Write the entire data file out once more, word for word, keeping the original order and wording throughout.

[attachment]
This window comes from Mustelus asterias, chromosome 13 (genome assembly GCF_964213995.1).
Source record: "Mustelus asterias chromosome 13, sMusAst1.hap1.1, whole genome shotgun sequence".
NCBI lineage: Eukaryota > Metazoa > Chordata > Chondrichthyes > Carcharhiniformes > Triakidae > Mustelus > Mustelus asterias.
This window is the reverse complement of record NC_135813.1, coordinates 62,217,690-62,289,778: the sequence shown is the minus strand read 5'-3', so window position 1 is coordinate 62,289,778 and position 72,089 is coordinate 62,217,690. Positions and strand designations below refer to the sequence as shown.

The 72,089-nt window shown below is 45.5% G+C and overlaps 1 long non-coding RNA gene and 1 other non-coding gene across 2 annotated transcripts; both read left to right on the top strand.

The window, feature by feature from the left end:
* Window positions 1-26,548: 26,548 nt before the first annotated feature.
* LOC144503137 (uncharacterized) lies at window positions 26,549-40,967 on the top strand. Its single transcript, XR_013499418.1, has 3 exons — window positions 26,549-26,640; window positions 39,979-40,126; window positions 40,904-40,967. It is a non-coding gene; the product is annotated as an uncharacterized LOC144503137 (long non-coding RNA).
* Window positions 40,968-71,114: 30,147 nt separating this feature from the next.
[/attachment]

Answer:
This window comes from Mustelus asterias, chromosome 13 (genome assembly GCF_964213995.1).
Source record: "Mustelus asterias chromosome 13, sMusAst1.hap1.1, whole genome shotgun sequence".
NCBI lineage: Eukaryota > Metazoa > Chordata > Chondrichthyes > Carcharhiniformes > Triakidae > Mustelus > Mustelus asterias.
This window is the reverse complement of record NC_135813.1, coordinates 62,217,690-62,289,778: the sequence shown is the minus strand read 5'-3', so window position 1 is coordinate 62,289,778 and position 72,089 is coordinate 62,217,690. Positions and strand designations below refer to the sequence as shown.

The 72,089-nt window shown below is 45.5% G+C and overlaps 1 long non-coding RNA gene and 1 other non-coding gene across 2 annotated transcripts; both read left to right on the top strand.

The window, feature by feature from the left end:
* Window positions 1-26,548: 26,548 nt before the first annotated feature.
* LOC144503137 (uncharacterized) lies at window positions 26,549-40,967 on the top strand. Its single transcript, XR_013499418.1, has 3 exons — window positions 26,549-26,640; window positions 39,979-40,126; window positions 40,904-40,967. It is a non-coding gene; the product is annotated as an uncharacterized LOC144503137 (long non-coding RNA).
* Window positions 40,968-71,114: 30,147 nt separating this feature from the next.